02 August, 2006

The Last Wolf in Scotland, 1743

This post was prompted by a UK newspaper article about the Wolf Conservation Trust, which led to a bit of web research on wolves in British history. The wolf has a part-mythic place in history and so the boundary between fact and fiction is slightly blurred.

By means of hunting with horses and dogs or trapping in pits, traps and cages, wolves were completely wiped out in England by the early 1500s, in Cardinal Wolsey's time. Wolves may have survived in Scotland until the mid-1700s, when deforestation finally removed their safe havens . The exact time and place date or place when the last wolf was slain is not known, but here is an [edited] account from the page on wolves in Scotland on the website of the now-defunct Glasgow Zoo:

". . One day, in the winter of 1743, in Morayshire, the ruling Laird, of MacIntosh received a message from the chief of clan Mackintosh, that a large wolf had on the preceding day killed two children, who, with their mothers, were crossing the hills from Calder.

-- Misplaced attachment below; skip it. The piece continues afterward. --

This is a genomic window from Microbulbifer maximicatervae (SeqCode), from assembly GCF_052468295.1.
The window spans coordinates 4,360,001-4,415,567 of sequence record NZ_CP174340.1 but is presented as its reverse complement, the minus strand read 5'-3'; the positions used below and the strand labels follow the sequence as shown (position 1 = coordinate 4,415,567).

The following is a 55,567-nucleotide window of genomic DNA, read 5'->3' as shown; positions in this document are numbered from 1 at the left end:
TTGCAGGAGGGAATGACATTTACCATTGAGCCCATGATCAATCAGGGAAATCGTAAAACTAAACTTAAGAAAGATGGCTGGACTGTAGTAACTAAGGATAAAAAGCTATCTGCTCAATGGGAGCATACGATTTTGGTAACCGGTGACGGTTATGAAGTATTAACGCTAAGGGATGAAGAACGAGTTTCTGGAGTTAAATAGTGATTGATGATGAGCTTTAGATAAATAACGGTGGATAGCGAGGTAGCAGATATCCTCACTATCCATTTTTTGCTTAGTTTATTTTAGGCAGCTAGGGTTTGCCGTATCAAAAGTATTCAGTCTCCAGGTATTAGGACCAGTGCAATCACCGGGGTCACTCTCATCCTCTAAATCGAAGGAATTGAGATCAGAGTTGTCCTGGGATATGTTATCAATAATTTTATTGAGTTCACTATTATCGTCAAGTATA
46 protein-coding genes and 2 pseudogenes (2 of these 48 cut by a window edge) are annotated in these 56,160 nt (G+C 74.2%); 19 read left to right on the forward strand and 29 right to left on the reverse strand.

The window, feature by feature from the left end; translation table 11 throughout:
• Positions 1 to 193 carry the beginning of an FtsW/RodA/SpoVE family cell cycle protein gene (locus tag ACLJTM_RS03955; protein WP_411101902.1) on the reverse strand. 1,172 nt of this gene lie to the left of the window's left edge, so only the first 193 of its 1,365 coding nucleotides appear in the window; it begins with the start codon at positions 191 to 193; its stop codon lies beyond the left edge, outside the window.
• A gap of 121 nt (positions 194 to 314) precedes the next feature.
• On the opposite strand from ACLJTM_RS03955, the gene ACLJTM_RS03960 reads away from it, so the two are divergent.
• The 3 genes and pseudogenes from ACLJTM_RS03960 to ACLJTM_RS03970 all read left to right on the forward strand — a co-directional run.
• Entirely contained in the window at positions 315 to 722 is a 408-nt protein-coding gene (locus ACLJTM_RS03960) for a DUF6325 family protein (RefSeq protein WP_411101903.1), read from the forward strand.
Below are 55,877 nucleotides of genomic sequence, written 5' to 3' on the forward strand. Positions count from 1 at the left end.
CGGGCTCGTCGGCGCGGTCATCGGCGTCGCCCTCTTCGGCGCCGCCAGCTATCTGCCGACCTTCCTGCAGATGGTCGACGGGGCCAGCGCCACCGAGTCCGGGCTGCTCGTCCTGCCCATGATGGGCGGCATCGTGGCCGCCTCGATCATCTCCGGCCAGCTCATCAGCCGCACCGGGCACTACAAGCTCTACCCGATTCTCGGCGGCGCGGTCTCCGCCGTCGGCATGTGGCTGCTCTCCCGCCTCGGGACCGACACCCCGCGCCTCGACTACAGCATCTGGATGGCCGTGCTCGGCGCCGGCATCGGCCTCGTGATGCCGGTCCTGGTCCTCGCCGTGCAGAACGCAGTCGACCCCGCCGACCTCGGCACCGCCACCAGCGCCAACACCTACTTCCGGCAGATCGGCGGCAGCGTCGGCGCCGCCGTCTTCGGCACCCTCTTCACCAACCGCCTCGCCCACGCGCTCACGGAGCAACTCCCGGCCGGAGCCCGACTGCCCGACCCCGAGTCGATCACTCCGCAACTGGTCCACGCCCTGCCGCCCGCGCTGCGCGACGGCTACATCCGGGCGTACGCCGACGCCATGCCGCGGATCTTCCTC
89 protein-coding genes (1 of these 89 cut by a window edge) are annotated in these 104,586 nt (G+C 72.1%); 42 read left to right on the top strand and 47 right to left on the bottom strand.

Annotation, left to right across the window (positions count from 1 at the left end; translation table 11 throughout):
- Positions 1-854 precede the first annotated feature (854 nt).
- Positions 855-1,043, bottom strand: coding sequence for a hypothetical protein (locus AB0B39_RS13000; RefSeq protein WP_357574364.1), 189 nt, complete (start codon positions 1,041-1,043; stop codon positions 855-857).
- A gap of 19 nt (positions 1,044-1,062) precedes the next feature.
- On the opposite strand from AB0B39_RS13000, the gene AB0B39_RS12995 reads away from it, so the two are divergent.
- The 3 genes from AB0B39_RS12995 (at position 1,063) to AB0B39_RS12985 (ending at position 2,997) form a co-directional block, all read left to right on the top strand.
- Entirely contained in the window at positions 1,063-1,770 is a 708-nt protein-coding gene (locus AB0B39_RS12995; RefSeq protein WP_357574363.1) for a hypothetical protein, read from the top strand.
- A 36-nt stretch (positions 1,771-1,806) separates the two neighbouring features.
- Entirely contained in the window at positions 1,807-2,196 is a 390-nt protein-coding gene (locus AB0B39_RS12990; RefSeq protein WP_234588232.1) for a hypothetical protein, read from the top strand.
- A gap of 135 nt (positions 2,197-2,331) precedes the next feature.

The Laird's stalker Macqueen was consequently invited by the chief to attend a "Tainchel", or gathering in the forest of Tarnaway, in Moray, and to bring with him his dogs. A man great stature and of corresponding strength, Macquenn kept the best deer-hounds in the country

On the morning of the tryst, Mackintosh waited eagerly for Macqueen, but he only arrived at noon. As Mackintosh was about to complain of his delay, Macqueen raised his plaid, and drew from under his arm the bloody head of the aggressor. "I met the bit beastie," said Macqueen, "and this is his head...as I came through the sloch by east the hill there, I foregathered wi the beast. My long dog there turned him. I buckled wi him and kirkit him, and syne whuttled his craig, and brought awa his countenance for fear he might come alive again, for they are precarious creatures!"

Mackintosh expressed his admiration, and rewarded his vigorous kinsman with the lands of Sean-a-chan for "meat to his dogs." Macqueen of Pall-a-chrocain died in 1797"

For another link to the history of wolves in Scotland go to the Wolves and Humans site.
Also see Wolf web

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